As Corbyn, even now, after the party has made clear its objection to his reactionary pro-Brexit stance, continues to obfuscate and delay, they could be joined by around 150 Blair-right Labour MP's, and their entourage in the Lords, the European Parliament, and Council Chambers across the country. It would represent a far more significant break than was seen with the SDP in the 1980's. It would mean a cleaner realignment of British politics with reactionary nationalists on one side, facing progressive internationalists on the other. 

The reactionary nationalists be they those of the Right such as Farage, or those of the Left such as the Stalinists of the Morning Star, or the “anti-imperialists” of Counterfire, and the SWP, and Socialist Party would face the same kinds of contradictions that are being seen in the Brexit Party itself already. Such an unprincipled formation would be unlikely to hang together for long. But, in similar fashion, on the other side, the forces of progressive internationalism would face a less acute, but nevertheless fundamental contradiction between those for whom this progressive internationalism means only a continuation of the ideas of conservative social-democracy, and those for whom it necessitates an inevitable drive towards progressive social-democracy, entailing not only a greater commitment to a more integrated EU, but also to a more social Europe, to an increase in the role of planning and regulation at a macro level, to greater industrial democracy and workers rights etc.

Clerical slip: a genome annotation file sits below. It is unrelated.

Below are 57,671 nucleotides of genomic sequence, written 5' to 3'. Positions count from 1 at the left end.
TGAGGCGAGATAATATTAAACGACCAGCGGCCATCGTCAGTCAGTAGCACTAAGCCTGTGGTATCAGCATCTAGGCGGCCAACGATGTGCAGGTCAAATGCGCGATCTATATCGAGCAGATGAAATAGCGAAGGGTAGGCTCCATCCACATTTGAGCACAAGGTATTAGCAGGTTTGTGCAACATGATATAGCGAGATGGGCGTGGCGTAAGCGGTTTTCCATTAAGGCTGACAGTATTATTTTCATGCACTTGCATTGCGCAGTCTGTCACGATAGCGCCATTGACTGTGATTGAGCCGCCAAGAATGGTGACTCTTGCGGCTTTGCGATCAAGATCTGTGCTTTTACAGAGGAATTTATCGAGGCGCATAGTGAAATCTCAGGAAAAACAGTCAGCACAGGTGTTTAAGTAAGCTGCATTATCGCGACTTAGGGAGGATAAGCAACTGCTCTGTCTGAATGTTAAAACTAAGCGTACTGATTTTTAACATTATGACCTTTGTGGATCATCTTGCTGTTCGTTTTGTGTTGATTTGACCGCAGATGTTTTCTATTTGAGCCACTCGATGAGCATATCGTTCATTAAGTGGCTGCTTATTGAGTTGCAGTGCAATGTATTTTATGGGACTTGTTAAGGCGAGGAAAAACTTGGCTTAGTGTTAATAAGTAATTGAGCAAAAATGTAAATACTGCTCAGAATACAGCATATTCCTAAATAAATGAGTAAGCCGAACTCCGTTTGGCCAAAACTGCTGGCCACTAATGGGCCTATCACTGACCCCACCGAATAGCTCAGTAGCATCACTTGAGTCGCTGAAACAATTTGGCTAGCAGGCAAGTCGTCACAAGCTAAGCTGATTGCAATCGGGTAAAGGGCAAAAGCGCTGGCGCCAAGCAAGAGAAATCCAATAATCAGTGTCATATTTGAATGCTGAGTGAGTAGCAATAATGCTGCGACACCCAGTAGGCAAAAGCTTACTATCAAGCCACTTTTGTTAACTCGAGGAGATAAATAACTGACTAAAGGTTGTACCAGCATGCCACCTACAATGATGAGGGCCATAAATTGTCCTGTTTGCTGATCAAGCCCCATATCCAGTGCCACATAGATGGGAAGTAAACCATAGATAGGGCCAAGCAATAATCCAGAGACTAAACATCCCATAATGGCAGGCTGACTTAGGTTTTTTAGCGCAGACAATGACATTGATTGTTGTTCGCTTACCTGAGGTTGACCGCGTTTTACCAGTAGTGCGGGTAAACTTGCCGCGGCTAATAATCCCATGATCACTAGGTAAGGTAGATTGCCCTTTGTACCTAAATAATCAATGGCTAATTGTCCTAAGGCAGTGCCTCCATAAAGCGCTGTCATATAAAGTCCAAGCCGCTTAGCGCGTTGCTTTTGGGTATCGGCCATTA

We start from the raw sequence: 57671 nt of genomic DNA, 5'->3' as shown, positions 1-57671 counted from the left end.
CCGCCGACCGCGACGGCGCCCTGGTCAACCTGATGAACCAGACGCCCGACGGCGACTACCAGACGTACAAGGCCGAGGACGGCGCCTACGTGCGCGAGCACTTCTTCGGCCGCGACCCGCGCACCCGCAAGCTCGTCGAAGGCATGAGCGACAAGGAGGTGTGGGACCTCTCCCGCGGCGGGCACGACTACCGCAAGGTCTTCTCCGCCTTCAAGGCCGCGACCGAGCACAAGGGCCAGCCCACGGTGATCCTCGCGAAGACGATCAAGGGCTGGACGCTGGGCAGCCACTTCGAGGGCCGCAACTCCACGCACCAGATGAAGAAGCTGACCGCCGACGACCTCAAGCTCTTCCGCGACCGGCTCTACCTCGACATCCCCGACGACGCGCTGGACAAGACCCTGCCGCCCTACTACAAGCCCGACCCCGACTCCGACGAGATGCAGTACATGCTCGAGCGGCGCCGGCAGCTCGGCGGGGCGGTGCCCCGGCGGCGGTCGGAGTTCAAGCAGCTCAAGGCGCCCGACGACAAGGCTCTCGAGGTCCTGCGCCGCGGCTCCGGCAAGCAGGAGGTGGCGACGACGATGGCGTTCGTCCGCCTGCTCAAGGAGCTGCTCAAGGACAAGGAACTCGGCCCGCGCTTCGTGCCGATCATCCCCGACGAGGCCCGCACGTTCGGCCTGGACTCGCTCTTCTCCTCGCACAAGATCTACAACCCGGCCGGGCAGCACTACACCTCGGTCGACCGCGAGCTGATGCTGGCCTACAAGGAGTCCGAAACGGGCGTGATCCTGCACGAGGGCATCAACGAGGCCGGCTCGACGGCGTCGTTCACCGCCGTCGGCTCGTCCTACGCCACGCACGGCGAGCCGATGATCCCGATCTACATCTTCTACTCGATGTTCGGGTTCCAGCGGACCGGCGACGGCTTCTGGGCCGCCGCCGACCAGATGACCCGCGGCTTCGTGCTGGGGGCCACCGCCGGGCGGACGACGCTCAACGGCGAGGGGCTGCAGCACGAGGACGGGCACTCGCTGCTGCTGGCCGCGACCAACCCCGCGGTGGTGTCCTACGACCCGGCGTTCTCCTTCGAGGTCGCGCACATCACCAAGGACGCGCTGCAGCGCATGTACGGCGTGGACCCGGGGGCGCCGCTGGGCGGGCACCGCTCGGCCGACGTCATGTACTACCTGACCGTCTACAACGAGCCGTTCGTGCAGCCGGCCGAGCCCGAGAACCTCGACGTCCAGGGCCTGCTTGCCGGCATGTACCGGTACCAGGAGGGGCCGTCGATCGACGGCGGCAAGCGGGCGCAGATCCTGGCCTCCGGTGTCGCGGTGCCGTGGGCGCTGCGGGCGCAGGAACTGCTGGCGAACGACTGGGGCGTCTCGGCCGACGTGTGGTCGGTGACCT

In other words, if Labour persists with its current stance on Brexit, rather than committing openly to opposition to Brexit, and to revoking Article 50 – the time for simply committing to another referendum is now gone, and what would Labour do if such a referendum came out again for Leave? – the trajectory ahead is clear. The Tories unable to simply crash out of Europe, will have to call a General Election on the basis of a No Deal exit. Their party will then split massively strengthening the Liberals, as these MP's defect en masse. With Labour still unclear about stopping Brexit, and its voters deserting wholesale to the Liberals, a majority of Labour MP's will also go over to the Liberals. In effect, a National Party will have been created, in a similar manner to the way Macron in France was able to recruit from both sides of the aisle. 

As I wrote at the time of his election. Macron has no answers for France. It is an attempt to simply continue the policies of the last thirty years. A Macronite party in Britain would also have no answers, for the same reason. But, as Macron demonstrated, that does not mean that such a party cannot get elected. The question, both in France, as in Britain, is what does the progressive, internationalist Left do in such conditions? The answer must lie in siding with progressive internationalism, and opposing reactionary nationalism. The stronger the voice of the progressive social-democrats, and of socialists in any such new formation, the better able we will be to shape it.